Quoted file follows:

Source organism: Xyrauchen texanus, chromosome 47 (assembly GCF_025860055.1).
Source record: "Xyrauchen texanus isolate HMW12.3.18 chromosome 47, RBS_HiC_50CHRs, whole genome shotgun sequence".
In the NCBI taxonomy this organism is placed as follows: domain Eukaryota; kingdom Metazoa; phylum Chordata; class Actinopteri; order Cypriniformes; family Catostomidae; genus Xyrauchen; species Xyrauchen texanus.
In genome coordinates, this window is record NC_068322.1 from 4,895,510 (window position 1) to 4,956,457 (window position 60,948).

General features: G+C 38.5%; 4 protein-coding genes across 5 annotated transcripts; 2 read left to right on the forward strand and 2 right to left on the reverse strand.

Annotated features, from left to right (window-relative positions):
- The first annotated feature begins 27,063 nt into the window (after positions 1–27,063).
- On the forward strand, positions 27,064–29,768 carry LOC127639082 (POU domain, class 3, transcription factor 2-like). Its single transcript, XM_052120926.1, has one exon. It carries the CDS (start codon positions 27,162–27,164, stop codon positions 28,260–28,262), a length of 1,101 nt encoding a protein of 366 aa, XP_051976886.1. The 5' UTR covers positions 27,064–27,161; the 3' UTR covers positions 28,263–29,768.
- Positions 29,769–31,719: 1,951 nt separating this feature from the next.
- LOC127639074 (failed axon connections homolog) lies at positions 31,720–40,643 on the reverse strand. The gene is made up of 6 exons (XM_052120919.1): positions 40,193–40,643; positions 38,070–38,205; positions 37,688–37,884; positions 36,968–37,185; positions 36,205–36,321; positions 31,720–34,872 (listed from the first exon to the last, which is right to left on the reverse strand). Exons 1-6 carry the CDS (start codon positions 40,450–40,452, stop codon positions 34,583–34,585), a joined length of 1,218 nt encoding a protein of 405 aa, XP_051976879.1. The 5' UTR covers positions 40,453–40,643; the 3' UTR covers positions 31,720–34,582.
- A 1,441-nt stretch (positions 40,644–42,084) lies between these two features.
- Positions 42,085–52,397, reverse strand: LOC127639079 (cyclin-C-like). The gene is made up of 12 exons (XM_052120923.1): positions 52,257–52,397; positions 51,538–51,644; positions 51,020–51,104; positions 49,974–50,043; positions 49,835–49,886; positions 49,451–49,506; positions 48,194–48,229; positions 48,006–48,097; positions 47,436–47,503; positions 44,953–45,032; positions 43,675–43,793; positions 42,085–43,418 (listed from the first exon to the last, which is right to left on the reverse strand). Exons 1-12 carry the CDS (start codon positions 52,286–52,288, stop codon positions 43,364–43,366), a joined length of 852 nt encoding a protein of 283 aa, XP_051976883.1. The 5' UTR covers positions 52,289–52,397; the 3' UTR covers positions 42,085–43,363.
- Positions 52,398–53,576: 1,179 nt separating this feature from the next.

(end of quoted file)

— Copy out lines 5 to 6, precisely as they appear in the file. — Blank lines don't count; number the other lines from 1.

General features: G+C 38.5%; 4 protein-coding genes across 5 annotated transcripts; 2 read left to right on the forward strand and 2 right to left on the reverse strand.

Annotated features, from left to right (window-relative positions):